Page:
The turmoil that is Brexit continues but still with no clear way forward emerging. In effect there is political deadlock in Parliament and no political option has a clear majority. This division and confusion is replicated amongst journalists, who offer various solutions but no consensus, and the public, as can be seen in confusing opinion polls. Negotiations with the EU resume tomorrow on a proposal that most people already are sceptical can secure agreement with the EU or with Parliament. Meanwhile the deadline of 29 March 2016 for Brexit gets ever closer. Attention is already turning to what happens next. What will unlock this deadlock? High drama in Parliament The vote yesterday on the Trade Bill report stage was high drama. Theresa May had earlier caved into the hard Brexit ERG Tory faction and allowed their wrecking amendment that customs … Read more

A response to identity politics needs to unite not divide

A characteristic of today’s western political divides has been the rise of identity politics, who you are politically and who and what you identify with*. In particular this has seen the growth of political tribalism that is different from traditional party politics and even cuts across it. Such people are often angry and hostile towards traditional cosmopolitan liberalism and seek to take back control, as with “America First”, exit from the EU or Islamaphobia. Many observers have been baffled by these movements, seeing them as irrational, foolish and impractical, and have been bereft of effective responses other than trying to deny them their victory. Instead the response has been to abuse and denounce them, which has simply fuelled the anger and caused them to double-down behind their cause. In the case of Trump and Brexiters, this would relate to white, … Read more

To leave or not to leave the EU, that is the question

“To be, or not to be: that is the question”, said Hamlet in Shakespeare’s celebrated play, “Whether ’tis nobler in the mind to suffer the slings and arrows of outrageous fortune, or to take arms against a sea of troubles, and by opposing end them?” The chemical-weapon poisoning of a former Russian spy in the UK city of Salisbury comes neatly near to the year-point, 29 March 2019, when the UK is to leave the EU, and also to the anticipated re-election of Putin as Russian president. The two dates are not unconnected, Britain beset by a near-paralysis over Brexit and weakened internationally, and Putin’s need to shore up his flagging vote. It thus provides us with a useful litmus test of the viability of Brexit, given that calls for another referendum are growing. Foreign policy weakness exploited by the … Read more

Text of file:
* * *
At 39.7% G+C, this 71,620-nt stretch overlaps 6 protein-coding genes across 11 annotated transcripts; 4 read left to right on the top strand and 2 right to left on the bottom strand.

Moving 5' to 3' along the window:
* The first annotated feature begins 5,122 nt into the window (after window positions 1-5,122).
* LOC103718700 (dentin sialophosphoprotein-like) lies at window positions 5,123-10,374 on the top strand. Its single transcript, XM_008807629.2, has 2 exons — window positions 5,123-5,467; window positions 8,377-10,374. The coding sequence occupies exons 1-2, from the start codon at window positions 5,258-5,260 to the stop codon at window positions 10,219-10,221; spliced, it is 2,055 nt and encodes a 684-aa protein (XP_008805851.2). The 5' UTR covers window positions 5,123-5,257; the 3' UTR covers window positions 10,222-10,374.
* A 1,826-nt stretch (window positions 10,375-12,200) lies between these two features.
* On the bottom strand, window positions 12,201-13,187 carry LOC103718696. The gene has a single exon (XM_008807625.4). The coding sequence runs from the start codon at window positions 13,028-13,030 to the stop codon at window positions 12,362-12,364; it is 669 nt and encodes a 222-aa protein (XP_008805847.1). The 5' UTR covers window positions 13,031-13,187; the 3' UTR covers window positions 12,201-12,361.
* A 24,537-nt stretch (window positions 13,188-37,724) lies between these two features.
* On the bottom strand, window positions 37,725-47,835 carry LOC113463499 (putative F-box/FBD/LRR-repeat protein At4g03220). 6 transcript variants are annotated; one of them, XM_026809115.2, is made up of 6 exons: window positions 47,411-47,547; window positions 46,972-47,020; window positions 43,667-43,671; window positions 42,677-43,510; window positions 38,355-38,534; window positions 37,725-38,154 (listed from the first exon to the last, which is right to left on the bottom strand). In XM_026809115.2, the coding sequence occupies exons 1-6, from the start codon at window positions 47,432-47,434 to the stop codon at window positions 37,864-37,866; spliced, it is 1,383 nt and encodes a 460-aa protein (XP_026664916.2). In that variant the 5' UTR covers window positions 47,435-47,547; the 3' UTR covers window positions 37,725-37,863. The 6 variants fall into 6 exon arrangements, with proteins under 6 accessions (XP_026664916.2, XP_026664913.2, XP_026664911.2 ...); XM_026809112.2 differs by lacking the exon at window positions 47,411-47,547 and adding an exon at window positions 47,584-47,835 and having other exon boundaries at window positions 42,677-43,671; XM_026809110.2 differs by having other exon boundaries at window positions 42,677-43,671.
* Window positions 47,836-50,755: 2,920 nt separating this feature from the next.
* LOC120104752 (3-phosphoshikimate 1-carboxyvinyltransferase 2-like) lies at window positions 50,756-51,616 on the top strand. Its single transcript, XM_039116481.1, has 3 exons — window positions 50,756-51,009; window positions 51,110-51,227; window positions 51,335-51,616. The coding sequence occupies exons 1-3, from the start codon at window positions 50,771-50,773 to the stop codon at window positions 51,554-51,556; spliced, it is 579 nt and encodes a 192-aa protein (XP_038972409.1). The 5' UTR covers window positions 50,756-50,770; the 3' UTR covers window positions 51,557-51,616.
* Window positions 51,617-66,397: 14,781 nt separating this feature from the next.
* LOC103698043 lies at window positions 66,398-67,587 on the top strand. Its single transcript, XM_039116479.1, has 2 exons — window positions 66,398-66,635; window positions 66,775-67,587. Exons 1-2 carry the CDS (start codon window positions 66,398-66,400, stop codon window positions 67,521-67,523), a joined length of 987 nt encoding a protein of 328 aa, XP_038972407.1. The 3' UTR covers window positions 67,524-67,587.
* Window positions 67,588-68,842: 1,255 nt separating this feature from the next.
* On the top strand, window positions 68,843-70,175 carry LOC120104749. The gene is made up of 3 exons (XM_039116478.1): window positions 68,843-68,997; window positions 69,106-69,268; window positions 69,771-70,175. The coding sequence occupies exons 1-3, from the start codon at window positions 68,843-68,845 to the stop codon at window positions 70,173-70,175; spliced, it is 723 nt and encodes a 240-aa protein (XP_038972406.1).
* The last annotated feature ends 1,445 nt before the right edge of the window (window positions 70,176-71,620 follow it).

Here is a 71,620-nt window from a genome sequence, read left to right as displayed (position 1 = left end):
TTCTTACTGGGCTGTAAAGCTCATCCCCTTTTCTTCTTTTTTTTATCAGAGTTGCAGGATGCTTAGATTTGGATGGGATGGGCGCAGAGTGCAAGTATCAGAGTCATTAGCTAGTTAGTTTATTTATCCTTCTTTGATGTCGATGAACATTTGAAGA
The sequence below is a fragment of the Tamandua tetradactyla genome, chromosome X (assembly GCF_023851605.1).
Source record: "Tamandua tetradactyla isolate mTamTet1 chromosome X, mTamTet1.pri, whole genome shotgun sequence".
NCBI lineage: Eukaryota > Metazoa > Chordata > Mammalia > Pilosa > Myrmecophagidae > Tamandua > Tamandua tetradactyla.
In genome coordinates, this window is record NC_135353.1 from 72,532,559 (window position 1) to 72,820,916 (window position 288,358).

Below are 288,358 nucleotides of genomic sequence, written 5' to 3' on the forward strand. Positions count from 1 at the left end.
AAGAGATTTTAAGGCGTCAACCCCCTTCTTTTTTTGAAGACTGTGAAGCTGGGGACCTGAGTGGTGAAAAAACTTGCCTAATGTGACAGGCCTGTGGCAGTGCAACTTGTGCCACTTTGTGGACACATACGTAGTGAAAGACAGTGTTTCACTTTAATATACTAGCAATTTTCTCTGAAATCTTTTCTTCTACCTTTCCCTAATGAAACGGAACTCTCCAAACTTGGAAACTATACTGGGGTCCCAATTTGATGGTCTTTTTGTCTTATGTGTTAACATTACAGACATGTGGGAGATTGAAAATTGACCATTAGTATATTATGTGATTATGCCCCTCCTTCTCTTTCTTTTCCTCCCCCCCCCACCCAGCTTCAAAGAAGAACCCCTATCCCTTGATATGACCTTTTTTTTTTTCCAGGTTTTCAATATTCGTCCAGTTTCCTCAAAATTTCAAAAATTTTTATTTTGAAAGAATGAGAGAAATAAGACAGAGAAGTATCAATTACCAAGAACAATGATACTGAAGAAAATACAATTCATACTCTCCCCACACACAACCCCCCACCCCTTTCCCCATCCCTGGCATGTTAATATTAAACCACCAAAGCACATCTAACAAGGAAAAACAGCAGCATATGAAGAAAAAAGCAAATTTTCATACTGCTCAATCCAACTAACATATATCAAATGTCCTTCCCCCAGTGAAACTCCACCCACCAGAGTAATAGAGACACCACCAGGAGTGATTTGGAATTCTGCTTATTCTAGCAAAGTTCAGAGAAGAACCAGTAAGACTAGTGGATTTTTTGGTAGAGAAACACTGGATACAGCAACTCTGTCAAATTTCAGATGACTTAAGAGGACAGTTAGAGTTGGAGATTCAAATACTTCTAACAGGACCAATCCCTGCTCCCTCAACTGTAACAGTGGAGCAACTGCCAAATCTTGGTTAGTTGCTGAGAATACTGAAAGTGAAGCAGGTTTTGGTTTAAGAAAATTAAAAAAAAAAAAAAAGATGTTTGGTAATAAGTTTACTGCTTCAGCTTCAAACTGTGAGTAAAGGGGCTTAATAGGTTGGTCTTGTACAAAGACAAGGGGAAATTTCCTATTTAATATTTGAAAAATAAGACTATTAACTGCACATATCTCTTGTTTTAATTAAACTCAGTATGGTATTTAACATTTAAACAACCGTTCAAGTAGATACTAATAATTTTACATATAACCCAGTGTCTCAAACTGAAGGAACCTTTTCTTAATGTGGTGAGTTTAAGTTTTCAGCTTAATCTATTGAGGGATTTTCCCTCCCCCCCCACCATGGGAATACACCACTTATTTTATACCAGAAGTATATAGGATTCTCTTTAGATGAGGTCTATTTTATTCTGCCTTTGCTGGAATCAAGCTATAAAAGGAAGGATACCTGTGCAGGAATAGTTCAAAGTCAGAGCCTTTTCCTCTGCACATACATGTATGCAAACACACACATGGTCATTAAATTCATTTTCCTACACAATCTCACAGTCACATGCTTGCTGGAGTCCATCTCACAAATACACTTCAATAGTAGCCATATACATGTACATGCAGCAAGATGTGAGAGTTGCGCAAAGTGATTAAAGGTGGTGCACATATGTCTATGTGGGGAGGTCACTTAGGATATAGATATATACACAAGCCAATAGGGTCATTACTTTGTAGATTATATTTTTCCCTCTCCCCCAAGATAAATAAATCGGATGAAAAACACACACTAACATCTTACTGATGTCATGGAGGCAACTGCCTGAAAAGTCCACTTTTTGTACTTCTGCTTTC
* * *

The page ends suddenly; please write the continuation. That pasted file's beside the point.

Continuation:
How the Brexit end-game negotiations cruelly exposes the UK’s weaknesses

As the UK cabinet finally and very belatedly gets round to talking about the crucial Brexit end-game, nine months after triggering Article 50, yet more data has emerged today to confirm what many of Gove’s dreaded experts have been saying for a long time, that the economic impact of Brexit on the UK is far worse than that for the other EU states, and thus Britain is in a very weak bargaining position. Thus one of the central planks of the Brexiteer case for Leave has been fatally undermined. It is therefore no surprise that the UK is currently conceding to the EU demands during the Brexit negotiations. To do otherwise would wreck the economy, and thus it shows how the extremists can very probably no longer carry the day in the cabinet or Parliament. The UK has very probably … Read more

At last the Brexit revolution is stymied

At last the Brexit revolution is stymied. More and more one can envisage that the “soft” Brexit option will occur and also the previously unthinkable “no Brexit” option has just got stronger. Yesterday evening, the UK Parliament voted through an amendment to the EU Withdrawal Bill compelling the government to obtain its consent before Brexit, thus preventing a “no deal” departure as demanded by the diehard Brexiteers. As argued before in this blog, there is a Remain majority in Parliament, constrained by its fear of being seen as undemocratic, and now it will be emboldened by its victory. They will be emboldened too by the growing signs that May can’t in practical terms carry Brexit through without causing unacceptably great damage to the UK’s economy. May has already agreed to a divorce deal that will cost well in excess of … Read more